A plant genus of the family POACEAE.
The enactment of laws and ordinances and their regulation by official organs of a nation, state, or other legislative organization. It refers also to health-related laws and regulations in general or for which there is no specific heading.
Laws and regulations, pertaining to the field of medicine, proposed for enactment or enacted by a legislative body.
The presence of an infectious agent on instruments, prostheses, or other inanimate articles.
The presence of organisms, or any foreign material that makes a drug preparation impure.
Substances and materials manufactured for use in various technologies and industries and for domestic use.
The presence in food of harmful, unpalatable, or otherwise objectionable foreign substances, e.g. chemicals, microorganisms or diluents, before, during, or after processing or storage.
Exclusive legal rights or privileges applied to inventions, plants, etc.
Complex mental function having four distinct phases: (1) memorizing or learning, (2) retention, (3) recall, and (4) recognition. Clinically, it is usually subdivided into immediate, recent, and remote memory.
The systems and processes involved in the establishment, support, management, and operation of registers, e.g., disease registers.
Revealing of information, by oral or written communication.
A condition in which the FORAMEN OVALE in the ATRIAL SEPTUM fails to close shortly after birth. This results in abnormal communications between the two upper chambers of the heart. An isolated patent ovale foramen without other structural heart defects is usually of no hemodynamic significance.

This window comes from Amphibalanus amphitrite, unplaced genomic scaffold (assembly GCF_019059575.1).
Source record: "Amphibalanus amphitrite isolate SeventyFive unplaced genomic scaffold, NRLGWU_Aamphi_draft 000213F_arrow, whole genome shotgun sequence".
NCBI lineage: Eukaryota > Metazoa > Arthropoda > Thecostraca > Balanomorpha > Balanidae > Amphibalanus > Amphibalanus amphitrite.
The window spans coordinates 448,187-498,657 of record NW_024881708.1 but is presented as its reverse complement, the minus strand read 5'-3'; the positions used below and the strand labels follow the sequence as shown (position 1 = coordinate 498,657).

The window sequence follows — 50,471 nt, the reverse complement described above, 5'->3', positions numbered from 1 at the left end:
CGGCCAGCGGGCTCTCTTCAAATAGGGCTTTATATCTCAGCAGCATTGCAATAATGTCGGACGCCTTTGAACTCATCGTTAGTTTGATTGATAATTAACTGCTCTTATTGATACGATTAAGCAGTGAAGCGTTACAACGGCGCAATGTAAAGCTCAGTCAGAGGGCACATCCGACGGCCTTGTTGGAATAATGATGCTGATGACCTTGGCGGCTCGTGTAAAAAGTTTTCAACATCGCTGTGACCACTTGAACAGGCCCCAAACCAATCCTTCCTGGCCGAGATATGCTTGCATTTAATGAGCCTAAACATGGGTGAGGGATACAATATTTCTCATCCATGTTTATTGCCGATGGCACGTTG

Communication through a system of conventional vocal symbols.
Small-scale tests of methods and procedures to be used on a larger scale if the pilot study demonstrates that these methods and procedures can work.
The process whereby an utterance is decoded into a representation in terms of linguistic units (sequences of phonetic segments which combine to form lexical and grammatical morphemes).
The interaction of two or more persons or organizations directed toward a common goal which is mutually beneficial. An act or instance of working or acting together for a common purpose or benefit, i.e., joint action. (From Random House Dictionary Unabridged, 2d ed)
Any enterprise centered on the processing, assembly, production, or marketing of a line of products, services, commodities, or merchandise, in a particular field often named after its principal product. Examples include the automobile, fishing, music, publishing, insurance, and textile industries.
The inhabitants of a city or town, including metropolitan areas and suburban areas.
The presence of contaminants or pollutant substances in the air (AIR POLLUTANTS) that interfere with human health or welfare, or produce other harmful environmental effects. The substances may include GASES; PARTICULATE MATTER; or volatile ORGANIC CHEMICALS.
Any substance in the air which could, if present in high enough concentration, harm humans, animals, vegetation or material. Substances include GASES; PARTICULATE MATTER; and volatile ORGANIC CHEMICALS.